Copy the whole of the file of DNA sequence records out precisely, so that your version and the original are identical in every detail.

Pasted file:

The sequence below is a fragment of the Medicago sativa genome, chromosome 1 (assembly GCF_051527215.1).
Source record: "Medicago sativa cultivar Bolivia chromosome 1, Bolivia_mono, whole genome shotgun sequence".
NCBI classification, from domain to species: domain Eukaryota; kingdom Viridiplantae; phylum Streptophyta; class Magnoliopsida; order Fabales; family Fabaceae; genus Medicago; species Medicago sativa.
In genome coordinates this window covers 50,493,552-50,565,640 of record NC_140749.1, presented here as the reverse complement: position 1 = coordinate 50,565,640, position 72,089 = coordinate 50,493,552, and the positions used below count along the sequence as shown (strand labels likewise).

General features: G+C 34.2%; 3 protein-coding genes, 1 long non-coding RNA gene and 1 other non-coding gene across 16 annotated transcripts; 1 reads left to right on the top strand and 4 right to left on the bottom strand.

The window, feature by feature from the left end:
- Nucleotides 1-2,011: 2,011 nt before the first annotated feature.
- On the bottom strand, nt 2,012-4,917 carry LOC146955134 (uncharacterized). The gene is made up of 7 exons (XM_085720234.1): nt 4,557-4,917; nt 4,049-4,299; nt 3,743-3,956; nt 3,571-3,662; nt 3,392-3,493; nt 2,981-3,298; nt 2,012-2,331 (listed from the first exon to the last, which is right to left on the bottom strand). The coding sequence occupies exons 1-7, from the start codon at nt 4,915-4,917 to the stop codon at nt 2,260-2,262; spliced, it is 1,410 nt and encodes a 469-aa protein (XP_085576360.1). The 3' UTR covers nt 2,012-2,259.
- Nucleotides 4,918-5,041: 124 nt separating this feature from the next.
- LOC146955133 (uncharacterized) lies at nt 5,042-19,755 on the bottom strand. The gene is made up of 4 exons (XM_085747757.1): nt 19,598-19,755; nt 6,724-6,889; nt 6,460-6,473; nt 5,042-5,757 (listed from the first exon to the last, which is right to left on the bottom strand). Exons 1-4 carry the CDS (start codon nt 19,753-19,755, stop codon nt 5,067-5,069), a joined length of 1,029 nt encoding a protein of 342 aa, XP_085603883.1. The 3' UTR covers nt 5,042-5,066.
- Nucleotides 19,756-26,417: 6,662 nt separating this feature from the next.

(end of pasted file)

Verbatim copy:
The sequence below is a fragment of the Medicago sativa genome, chromosome 1 (assembly GCF_051527215.1).
Source record: "Medicago sativa cultivar Bolivia chromosome 1, Bolivia_mono, whole genome shotgun sequence".
NCBI classification, from domain to species: domain Eukaryota; kingdom Viridiplantae; phylum Streptophyta; class Magnoliopsida; order Fabales; family Fabaceae; genus Medicago; species Medicago sativa.
In genome coordinates this window covers 50,493,552-50,565,640 of record NC_140749.1, presented here as the reverse complement: position 1 = coordinate 50,565,640, position 72,089 = coordinate 50,493,552, and the positions used below count along the sequence as shown (strand labels likewise).

General features: G+C 34.2%; 3 protein-coding genes, 1 long non-coding RNA gene and 1 other non-coding gene across 16 annotated transcripts; 1 reads left to right on the top strand and 4 right to left on the bottom strand.

The window, feature by feature from the left end:
- Nucleotides 1-2,011: 2,011 nt before the first annotated feature.
- On the bottom strand, nt 2,012-4,917 carry LOC146955134 (uncharacterized). The gene is made up of 7 exons (XM_085720234.1): nt 4,557-4,917; nt 4,049-4,299; nt 3,743-3,956; nt 3,571-3,662; nt 3,392-3,493; nt 2,981-3,298; nt 2,012-2,331 (listed from the first exon to the last, which is right to left on the bottom strand). The coding sequence occupies exons 1-7, from the start codon at nt 4,915-4,917 to the stop codon at nt 2,260-2,262; spliced, it is 1,410 nt and encodes a 469-aa protein (XP_085576360.1). The 3' UTR covers nt 2,012-2,259.
- Nucleotides 4,918-5,041: 124 nt separating this feature from the next.
- LOC146955133 (uncharacterized) lies at nt 5,042-19,755 on the bottom strand. The gene is made up of 4 exons (XM_085747757.1): nt 19,598-19,755; nt 6,724-6,889; nt 6,460-6,473; nt 5,042-5,757 (listed from the first exon to the last, which is right to left on the bottom strand). Exons 1-4 carry the CDS (start codon nt 19,753-19,755, stop codon nt 5,067-5,069), a joined length of 1,029 nt encoding a protein of 342 aa, XP_085603883.1. The 3' UTR covers nt 5,042-5,066.
- Nucleotides 19,756-26,417: 6,662 nt separating this feature from the next.